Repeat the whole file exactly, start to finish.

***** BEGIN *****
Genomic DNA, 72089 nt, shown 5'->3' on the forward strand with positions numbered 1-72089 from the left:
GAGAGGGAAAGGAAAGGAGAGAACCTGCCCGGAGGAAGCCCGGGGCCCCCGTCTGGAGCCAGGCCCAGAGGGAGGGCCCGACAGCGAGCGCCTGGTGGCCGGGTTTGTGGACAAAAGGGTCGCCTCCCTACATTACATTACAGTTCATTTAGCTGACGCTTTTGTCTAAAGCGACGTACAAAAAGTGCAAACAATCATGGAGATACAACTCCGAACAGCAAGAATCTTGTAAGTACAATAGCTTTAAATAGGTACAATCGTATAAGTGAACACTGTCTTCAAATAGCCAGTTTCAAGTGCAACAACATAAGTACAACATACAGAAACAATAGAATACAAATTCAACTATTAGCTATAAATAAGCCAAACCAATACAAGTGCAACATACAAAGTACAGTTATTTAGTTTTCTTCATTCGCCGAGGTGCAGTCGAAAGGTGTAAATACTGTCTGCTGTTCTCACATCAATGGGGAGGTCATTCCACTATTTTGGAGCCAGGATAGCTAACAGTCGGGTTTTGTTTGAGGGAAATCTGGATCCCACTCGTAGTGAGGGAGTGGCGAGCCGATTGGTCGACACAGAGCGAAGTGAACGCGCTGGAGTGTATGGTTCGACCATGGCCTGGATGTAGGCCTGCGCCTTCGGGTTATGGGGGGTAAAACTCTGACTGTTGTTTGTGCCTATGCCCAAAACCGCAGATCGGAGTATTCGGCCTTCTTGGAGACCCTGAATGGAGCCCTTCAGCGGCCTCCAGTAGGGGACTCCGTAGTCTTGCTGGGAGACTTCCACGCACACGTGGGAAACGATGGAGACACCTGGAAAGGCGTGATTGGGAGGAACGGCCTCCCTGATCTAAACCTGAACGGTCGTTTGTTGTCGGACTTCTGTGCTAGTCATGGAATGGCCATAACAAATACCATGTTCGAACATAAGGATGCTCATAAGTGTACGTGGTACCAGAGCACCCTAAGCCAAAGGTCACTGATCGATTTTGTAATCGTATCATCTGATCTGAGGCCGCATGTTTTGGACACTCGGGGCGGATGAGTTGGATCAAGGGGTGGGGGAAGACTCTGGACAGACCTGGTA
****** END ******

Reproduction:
Genomic DNA, 72089 nt, shown 5'->3' on the forward strand with positions numbered 1-72089 from the left:
GAGAGGGAAAGGAAAGGAGAGAACCTGCCCGGAGGAAGCCCGGGGCCCCCGTCTGGAGCCAGGCCCAGAGGGAGGGCCCGACAGCGAGCGCCTGGTGGCCGGGTTTGTGGACAAAAGGGTCGCCTCCCTACATTACATTACAGTTCATTTAGCTGACGCTTTTGTCTAAAGCGACGTACAAAAAGTGCAAACAATCATGGAGATACAACTCCGAACAGCAAGAATCTTGTAAGTACAATAGCTTTAAATAGGTACAATCGTATAAGTGAACACTGTCTTCAAATAGCCAGTTTCAAGTGCAACAACATAAGTACAACATACAGAAACAATAGAATACAAATTCAACTATTAGCTATAAATAAGCCAAACCAATACAAGTGCAACATACAAAGTACAGTTATTTAGTTTTCTTCATTCGCCGAGGTGCAGTCGAAAGGTGTAAATACTGTCTGCTGTTCTCACATCAATGGGGAGGTCATTCCACTATTTTGGAGCCAGGATAGCTAACAGTCGGGTTTTGTTTGAGGGAAATCTGGATCCCACTCGTAGTGAGGGAGTGGCGAGCCGATTGGTCGACACAGAGCGAAGTGAACGCGCTGGAGTGTATGGTTCGACCATGGCCTGGATGTAGGCCTGCGCCTTCGGGTTATGGGGGGTAAAACTCTGACTGTTGTTTGTGCCTATGCCCAAAACCGCAGATCGGAGTATTCGGCCTTCTTGGAGACCCTGAATGGAGCCCTTCAGCGGCCTCCAGTAGGGGACTCCGTAGTCTTGCTGGGAGACTTCCACGCACACGTGGGAAACGATGGAGACACCTGGAAAGGCGTGATTGGGAGGAACGGCCTCCCTGATCTAAACCTGAACGGTCGTTTGTTGTCGGACTTCTGTGCTAGTCATGGAATGGCCATAACAAATACCATGTTCGAACATAAGGATGCTCATAAGTGTACGTGGTACCAGAGCACCCTAAGCCAAAGGTCACTGATCGATTTTGTAATCGTATCATCTGATCTGAGGCCGCATGTTTTGGACACTCGGGGCGGATGAGTTGGATCAAGGGGTGGGGGAAGACTCTGGACAGACCTGGTA